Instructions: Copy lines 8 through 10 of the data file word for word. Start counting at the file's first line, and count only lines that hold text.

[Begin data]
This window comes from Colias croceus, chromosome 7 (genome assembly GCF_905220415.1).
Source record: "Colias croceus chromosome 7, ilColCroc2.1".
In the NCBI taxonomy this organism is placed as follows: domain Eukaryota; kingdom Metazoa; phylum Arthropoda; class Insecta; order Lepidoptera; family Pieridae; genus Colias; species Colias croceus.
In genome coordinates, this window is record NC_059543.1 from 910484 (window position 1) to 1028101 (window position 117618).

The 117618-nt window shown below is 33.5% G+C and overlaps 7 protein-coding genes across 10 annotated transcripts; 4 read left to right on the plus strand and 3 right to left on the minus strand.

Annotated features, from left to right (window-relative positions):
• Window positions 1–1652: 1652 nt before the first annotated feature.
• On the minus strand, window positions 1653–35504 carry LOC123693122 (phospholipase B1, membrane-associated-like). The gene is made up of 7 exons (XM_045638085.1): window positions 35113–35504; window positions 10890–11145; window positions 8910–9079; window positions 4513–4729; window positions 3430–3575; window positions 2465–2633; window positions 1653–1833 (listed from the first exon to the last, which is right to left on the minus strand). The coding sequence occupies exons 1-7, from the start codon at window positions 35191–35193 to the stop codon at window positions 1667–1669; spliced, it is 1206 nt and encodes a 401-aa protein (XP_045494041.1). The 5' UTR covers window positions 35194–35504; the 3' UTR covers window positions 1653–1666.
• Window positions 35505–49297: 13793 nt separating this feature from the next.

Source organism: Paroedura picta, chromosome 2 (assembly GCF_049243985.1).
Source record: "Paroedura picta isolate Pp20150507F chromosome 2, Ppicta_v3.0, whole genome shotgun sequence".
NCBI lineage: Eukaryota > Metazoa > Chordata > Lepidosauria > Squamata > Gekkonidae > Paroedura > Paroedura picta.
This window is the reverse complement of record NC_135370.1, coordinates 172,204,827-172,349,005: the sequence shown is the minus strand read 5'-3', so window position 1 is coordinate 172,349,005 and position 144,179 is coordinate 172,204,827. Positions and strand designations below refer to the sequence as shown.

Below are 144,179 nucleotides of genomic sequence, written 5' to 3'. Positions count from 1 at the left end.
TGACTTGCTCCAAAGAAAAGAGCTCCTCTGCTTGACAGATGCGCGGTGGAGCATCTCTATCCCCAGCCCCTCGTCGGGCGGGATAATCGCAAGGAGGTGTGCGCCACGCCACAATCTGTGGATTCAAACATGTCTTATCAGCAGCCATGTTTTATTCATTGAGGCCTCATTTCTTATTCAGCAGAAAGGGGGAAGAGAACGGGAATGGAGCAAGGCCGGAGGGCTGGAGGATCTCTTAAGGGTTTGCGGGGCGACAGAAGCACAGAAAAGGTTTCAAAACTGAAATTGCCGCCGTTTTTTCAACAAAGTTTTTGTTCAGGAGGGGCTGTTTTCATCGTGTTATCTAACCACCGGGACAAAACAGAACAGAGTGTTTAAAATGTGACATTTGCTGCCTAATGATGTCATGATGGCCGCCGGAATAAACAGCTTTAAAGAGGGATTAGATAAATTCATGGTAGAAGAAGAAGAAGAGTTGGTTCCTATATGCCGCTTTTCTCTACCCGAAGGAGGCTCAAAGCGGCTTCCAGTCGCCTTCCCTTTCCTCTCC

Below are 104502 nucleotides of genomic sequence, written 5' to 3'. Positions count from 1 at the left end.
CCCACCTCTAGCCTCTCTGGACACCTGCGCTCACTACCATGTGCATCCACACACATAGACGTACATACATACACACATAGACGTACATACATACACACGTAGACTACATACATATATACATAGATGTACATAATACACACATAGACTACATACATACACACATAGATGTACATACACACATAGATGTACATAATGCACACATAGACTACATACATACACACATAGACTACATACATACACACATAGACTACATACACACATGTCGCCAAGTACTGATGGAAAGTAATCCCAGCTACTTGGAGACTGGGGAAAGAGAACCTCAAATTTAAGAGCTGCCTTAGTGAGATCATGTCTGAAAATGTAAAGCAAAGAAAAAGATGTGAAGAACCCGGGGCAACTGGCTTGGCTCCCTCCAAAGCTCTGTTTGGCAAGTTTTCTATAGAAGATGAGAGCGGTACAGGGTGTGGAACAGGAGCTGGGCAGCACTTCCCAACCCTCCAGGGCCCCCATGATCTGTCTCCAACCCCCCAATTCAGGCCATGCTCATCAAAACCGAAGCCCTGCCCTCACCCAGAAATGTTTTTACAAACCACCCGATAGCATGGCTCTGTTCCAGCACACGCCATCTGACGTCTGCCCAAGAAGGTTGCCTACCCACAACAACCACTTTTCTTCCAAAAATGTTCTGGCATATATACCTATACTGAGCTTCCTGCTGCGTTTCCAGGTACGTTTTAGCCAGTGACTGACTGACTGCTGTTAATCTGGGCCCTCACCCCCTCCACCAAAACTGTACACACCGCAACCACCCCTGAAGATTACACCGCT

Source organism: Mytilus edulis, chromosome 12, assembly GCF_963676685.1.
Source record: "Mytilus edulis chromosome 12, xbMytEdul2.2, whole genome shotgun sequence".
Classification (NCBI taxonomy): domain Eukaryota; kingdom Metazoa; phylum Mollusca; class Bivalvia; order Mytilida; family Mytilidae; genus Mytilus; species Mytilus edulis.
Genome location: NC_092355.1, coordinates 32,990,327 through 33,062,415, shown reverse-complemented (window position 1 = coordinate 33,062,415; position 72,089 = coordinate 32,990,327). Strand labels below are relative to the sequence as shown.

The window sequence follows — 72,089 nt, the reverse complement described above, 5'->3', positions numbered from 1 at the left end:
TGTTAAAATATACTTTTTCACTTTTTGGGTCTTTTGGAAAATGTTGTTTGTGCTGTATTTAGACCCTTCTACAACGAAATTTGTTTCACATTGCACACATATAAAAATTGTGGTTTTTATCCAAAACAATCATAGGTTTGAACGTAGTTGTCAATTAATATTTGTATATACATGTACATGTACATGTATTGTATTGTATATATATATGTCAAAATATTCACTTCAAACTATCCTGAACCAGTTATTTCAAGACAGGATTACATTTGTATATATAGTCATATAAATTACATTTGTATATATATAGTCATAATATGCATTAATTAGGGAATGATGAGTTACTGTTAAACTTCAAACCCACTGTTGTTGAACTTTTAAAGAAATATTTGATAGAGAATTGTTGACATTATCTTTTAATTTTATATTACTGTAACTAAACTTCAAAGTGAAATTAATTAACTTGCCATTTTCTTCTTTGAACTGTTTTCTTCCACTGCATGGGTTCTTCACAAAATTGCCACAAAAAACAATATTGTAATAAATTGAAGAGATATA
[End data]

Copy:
• On the minus strand, window positions 1653–35504 carry LOC123693122 (phospholipase B1, membrane-associated-like). The gene is made up of 7 exons (XM_045638085.1): window positions 35113–35504; window positions 10890–11145; window positions 8910–9079; window positions 4513–4729; window positions 3430–3575; window positions 2465–2633; window positions 1653–1833 (listed from the first exon to the last, which is right to left on the minus strand). The coding sequence occupies exons 1-7, from the start codon at window positions 35191–35193 to the stop codon at window positions 1667–1669; spliced, it is 1206 nt and encodes a 401-aa protein (XP_045494041.1). The 5' UTR covers window positions 35194–35504; the 3' UTR covers window positions 1653–1666.
• Window positions 35505–49297: 13793 nt separating this feature from the next.

Source organism: Paroedura picta, chromosome 2 (assembly GCF_049243985.1).